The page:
In another incident, a young woman was entrusted with letters to deliver to Fr. Arseny’s spiritual children, but discovered she was being tailed by a KGB agent. Afraid to lead the woman to the Christians’ homes, she wandered aimlessly, praying. Suddenly, as she rounded a corner, a woman stepped out next to her; she was dressed exactly like her, with the same pocketbook and headscarf, a twin—except that her face was full of  ”an extraordinary light.“ The agent caught up to them and, momentarily startled, continued to follow. At another corner, the twin whispered to the courier to stand still, and went ahead. The agent followed the twin, and the courier made her escape. At a hearing a year later, the agent demanded to know how they had pulled it off; ten minutes later, she said, the twin had ”disappeared into thin air…like a disappearing act at the circus. “

Stories like this, unknown till now, are wonderfully gratifying to read. It is good to know that our nameless prayers may have helped in times like this. But we also wonder, could I be that strong? If I were tortured for my faith, could I endure?

It seems that, to some extent, persecution brings forth the strength needed to endure it, while too much comfort is debilitating. In comparison to these starving, afflicted Christians, we are surely a sorry sight. We are back-biting and gluttonous and soggy with self-pity; we revel in God’s indulgent love and forget his piercing holiness. We are not Christian soldiers, but Christian babies. What can we do, who are not fortunate enough to be persecuted?

Of course, luck has nothing to do with it. God may well look at this generation, the most well-fed, comfortable generation of Christians in history, and say ”They couldn’t take persecution; they’re too weak.“

A line from Dallas Willard’s ”The Spirit of the Disciplines“ continues to haunt me. ”Faith today is treated as something that only should make us different, not that does or can make us different. In reality we vainly struggle against the evils of this world, waiting to die and go to heaven.“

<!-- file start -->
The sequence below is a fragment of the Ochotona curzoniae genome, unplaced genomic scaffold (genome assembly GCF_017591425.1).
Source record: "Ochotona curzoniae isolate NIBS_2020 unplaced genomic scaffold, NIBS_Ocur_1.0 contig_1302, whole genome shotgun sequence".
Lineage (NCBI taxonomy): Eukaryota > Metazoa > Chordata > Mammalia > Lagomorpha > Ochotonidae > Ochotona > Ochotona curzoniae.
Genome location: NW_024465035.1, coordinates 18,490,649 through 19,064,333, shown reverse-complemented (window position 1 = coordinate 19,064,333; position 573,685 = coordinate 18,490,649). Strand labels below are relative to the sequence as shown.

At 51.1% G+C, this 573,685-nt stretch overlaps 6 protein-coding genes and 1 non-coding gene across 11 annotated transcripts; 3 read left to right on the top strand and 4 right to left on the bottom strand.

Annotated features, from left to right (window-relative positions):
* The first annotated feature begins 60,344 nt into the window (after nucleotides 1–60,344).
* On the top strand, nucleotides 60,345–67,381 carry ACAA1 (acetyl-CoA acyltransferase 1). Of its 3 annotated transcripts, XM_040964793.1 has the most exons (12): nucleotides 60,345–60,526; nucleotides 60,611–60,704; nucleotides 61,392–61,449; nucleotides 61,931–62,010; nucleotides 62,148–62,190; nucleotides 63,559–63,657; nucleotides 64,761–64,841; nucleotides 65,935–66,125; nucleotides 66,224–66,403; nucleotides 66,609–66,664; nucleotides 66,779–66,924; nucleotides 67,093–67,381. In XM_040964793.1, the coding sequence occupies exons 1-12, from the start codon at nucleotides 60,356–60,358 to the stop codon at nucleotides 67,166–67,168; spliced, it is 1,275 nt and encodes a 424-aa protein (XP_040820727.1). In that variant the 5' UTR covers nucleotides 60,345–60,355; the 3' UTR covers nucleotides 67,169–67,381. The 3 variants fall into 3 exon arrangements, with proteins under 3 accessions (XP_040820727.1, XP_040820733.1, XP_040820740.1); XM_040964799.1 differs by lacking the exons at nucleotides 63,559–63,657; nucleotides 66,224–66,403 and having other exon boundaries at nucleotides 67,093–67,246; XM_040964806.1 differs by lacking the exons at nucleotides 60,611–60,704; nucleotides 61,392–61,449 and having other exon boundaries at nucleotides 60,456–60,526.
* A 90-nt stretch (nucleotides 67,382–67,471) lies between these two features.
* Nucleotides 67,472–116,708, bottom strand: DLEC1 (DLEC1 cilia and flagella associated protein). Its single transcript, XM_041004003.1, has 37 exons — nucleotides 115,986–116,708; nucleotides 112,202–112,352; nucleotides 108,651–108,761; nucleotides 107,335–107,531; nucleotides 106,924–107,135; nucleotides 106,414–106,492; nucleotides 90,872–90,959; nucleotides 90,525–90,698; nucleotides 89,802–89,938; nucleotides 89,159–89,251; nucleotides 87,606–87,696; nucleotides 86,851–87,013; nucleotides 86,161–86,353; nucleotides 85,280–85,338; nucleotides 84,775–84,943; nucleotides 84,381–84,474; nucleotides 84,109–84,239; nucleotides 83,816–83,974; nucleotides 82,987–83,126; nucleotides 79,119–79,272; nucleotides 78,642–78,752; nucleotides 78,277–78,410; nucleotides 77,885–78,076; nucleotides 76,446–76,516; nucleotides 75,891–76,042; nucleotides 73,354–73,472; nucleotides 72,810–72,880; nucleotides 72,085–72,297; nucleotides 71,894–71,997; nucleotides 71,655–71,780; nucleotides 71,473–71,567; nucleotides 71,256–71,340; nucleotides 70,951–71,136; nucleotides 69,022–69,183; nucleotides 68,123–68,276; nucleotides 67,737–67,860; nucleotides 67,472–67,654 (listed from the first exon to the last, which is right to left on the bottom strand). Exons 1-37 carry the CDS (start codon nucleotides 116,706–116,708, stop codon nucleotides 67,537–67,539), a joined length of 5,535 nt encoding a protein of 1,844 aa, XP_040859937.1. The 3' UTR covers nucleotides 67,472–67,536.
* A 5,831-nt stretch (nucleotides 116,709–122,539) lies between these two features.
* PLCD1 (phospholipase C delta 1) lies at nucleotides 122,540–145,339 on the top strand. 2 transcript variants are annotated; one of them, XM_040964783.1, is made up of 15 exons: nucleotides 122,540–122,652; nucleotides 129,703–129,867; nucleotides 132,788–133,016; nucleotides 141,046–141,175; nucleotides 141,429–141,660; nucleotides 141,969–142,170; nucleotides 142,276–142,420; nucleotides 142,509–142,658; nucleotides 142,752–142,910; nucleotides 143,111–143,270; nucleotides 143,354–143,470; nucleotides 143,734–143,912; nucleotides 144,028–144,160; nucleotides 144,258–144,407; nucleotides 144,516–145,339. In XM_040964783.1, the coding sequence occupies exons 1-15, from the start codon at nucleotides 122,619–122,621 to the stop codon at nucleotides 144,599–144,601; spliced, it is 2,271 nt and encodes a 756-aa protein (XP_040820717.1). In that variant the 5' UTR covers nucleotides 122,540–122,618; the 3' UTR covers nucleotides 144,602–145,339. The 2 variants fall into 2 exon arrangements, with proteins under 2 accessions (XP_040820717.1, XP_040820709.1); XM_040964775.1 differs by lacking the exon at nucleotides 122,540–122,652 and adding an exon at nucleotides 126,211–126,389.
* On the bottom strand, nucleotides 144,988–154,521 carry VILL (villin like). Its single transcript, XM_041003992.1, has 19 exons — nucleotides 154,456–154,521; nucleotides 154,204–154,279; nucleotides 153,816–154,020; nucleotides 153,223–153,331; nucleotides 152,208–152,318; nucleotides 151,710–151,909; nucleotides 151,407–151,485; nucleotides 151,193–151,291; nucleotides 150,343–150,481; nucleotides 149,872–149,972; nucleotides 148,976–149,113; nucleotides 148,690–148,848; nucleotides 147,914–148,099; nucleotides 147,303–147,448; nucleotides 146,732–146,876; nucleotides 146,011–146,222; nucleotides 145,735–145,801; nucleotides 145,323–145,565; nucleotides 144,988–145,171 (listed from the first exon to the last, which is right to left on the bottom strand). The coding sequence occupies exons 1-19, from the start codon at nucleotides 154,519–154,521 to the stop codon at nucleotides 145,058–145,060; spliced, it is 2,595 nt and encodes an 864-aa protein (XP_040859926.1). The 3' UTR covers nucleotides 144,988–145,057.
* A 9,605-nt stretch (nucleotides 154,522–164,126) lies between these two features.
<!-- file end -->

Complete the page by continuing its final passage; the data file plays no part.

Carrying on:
How can we be transformed, without the benefit of persecution? The answers aren’t new. Train like an athlete for the prize (I Cor 9:24-27); practice self-discipline; repent; fast; in humility prefer others; pray constantly. But with no outside pressure to follow this rigorous path, we can find a hundred reasons to sit down a spell and have some potato chips instead.

Nobody is going to mistake us for the radiant Fr. Arseny. But, in God’s mercy, we can hope that he’s now praying for us.

About Frederica Matthewes-Green

Frederica Mathewes-Green is a wide-ranging author who has published 10 books and 800 essays, in such diverse publications as the Washington Post, Christianity Today, Smithsonian, and the Wall Street Journal. She has been a regular commentator for National Public Radio (NPR), a columnist for the Religion News Service,, and Christianity Today, and a podcaster for Ancient Faith Radio. (She was also a consultant for Veggie Tales.) She has published 10 books, and has appeared as a speaker over 600 times, at places like Yale, Harvard, Princeton, Wellesley, Cornell, Calvin, Baylor, and Westmont, and received a Doctor of Letters (honorary) from King University. She has been interviewed over 700 times, on venues like PrimeTime Live, the 700 Club, NPR, PBS, Time, Newsweek, and the New York Times. She lives with her husband, the Rev. Gregory Mathewes-Green, in Johnson City, TN. Their three children are grown and married, and they have fourteen grandchildren.